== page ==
For six days, a Haitian man keeps vigil by the rubble that was once a bank. He staunchly believes that, trapped beneath the debris, his wife remains alive. Eventually, he hears her faintly. She is thirsty, she says. Her hand is pinned down, she says. Somehow, rescuers maneuver water to her after sighting her by a camera that traverses a slight opening. Carefully, they chip away the tonnage, hours later releasing her from concrete captivity. For her, this tomb has become a womb—she is reborn to none too solid earth again.
What is it in the human spirit that enables us to find faith and hope in dire circumstances such as these? This story could have had a less auspicious ending. Nevertheless, the undaunted spirit of the husband who stood by and the woman who kept faith that he would be there for her is the very heart of the matter.
I find myself playing over the images such as these, where a mother steadforthly stays by the ruins or a nursery school for days and is finally re-united with her very frightened two-year-old after being rescued from the rubble. Other relatives frantically search for their loved ones if only to recover their bodies. Disaster teams, medical teams from all over the world converge to help.
Why? I think it is the agony and ecstasy of living a life in love. We are interconnected with one another and we care. We care deeply about those closest to us but the circle continues to extend to all beings if we let it.
I remember being in a workshop with a FEMA trainer for disaster mental health volunteers. It was right after the Oklahoma City bombing, and this trainer would have liked to have been with her colleagues helping in that disaster effort. Nevertheless, Diane Meyers gave an excellent presentation, full of heart. She remarked that even though we as an audience didn’t know each other that if, in the next moment, there were a disaster, we would most likely come to each other’s aid.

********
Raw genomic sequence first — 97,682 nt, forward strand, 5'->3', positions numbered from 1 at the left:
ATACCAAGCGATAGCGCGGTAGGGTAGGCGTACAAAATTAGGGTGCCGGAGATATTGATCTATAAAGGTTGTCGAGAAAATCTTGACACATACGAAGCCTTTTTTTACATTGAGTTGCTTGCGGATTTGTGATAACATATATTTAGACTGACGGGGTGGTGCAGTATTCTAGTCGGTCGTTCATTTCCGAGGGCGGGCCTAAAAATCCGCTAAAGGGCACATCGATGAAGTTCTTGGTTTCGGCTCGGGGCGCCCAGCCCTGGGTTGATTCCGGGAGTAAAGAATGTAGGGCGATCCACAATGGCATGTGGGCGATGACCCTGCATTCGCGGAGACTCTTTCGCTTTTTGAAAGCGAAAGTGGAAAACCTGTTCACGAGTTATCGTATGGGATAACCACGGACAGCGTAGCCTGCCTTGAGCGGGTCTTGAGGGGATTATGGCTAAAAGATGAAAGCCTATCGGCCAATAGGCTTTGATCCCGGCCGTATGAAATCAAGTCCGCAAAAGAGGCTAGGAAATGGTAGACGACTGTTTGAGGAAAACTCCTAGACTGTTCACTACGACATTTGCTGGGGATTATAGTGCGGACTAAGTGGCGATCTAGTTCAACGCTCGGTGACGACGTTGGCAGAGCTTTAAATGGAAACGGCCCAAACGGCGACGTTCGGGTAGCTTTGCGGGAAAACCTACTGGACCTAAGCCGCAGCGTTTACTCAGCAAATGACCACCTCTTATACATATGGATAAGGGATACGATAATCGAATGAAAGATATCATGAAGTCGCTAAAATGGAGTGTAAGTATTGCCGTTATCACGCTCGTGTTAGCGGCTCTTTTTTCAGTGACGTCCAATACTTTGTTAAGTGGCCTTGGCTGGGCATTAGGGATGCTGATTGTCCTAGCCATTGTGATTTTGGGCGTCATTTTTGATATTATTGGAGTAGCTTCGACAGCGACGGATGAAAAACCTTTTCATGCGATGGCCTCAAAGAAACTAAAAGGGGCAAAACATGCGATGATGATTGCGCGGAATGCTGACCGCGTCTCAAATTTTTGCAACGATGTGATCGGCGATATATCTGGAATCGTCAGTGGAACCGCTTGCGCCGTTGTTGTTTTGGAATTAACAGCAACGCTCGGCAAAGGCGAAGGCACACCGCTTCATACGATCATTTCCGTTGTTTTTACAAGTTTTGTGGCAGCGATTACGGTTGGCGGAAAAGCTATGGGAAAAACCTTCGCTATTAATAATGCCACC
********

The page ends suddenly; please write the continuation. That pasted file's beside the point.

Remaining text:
True, we as humans may often seem more petty and greedy than altruistic. Yet, at our core, we empathically identify with the suffering of others and instinctively want to help and be of service.
At the center of life is love and connection. Neuroscience, genetics, all kinds of verifiable research may be able to name the biochemistry of it all. What matters most to me is that through all the adversity, love remains. The mother stands guard until she finds her child. The husband faithfully waits for his wife. The brother searches valiantly for his brother. These are close loving connections, but they stretch outward into the universe, otherwise we wouldn’t care about anyone else’s story but our own. It is that we see ourselves in their story that makes all the difference. I recall a spiritual master’s remark that, “It is never that there ‘but for the grace of God go I.’ Instead, it is, ‘There go I.’” When we recognize how connected and related we all are, how can we not care about what happens thousands of miles away?
Footnote: If you are wanting to give a donation for Haitian relief, may I suggest Partners in Health. This organization has had clinics in Haiti for over twenty years. These clinics are staffed by Haitians in partnership with American medical teams. For a compelling story about this organization and its founder, Paul Farmer, read Mountains Beyond Mountains by Tracy Kidder.